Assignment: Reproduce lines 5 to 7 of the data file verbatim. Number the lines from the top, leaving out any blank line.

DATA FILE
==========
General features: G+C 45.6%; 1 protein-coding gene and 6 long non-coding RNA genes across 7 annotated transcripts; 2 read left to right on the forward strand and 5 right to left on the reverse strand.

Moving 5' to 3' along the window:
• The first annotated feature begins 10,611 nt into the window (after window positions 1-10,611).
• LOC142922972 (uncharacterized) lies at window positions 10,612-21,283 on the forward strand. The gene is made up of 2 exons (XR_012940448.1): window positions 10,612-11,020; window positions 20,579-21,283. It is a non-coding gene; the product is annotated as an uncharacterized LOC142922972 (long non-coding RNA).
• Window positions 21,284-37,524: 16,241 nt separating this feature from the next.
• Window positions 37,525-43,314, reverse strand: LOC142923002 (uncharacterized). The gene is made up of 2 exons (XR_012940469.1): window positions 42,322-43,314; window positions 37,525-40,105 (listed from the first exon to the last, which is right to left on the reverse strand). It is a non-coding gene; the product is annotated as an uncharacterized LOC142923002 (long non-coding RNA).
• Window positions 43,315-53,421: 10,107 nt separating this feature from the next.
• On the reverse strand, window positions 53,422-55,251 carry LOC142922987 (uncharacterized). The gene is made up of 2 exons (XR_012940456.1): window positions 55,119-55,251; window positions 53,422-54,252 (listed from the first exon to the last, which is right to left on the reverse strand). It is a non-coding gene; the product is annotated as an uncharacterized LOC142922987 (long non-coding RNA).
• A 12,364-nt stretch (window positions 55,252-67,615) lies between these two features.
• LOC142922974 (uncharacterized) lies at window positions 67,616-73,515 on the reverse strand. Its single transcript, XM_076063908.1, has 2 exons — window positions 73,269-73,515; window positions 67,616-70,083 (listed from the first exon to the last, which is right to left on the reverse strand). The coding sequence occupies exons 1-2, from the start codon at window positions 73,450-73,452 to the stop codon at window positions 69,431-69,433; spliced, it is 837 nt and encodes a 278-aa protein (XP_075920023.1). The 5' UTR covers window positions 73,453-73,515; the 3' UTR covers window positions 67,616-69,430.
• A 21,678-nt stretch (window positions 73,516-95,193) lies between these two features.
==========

• Window positions 21,284-37,524: 16,241 nt separating this feature from the next.
• Window positions 37,525-43,314, reverse strand: LOC142923002 (uncharacterized). The gene is made up of 2 exons (XR_012940469.1): window positions 42,322-43,314; window positions 37,525-40,105 (listed from the first exon to the last, which is right to left on the reverse strand). It is a non-coding gene; the product is annotated as an uncharacterized LOC142923002 (long non-coding RNA).
• Window positions 43,315-53,421: 10,107 nt separating this feature from the next.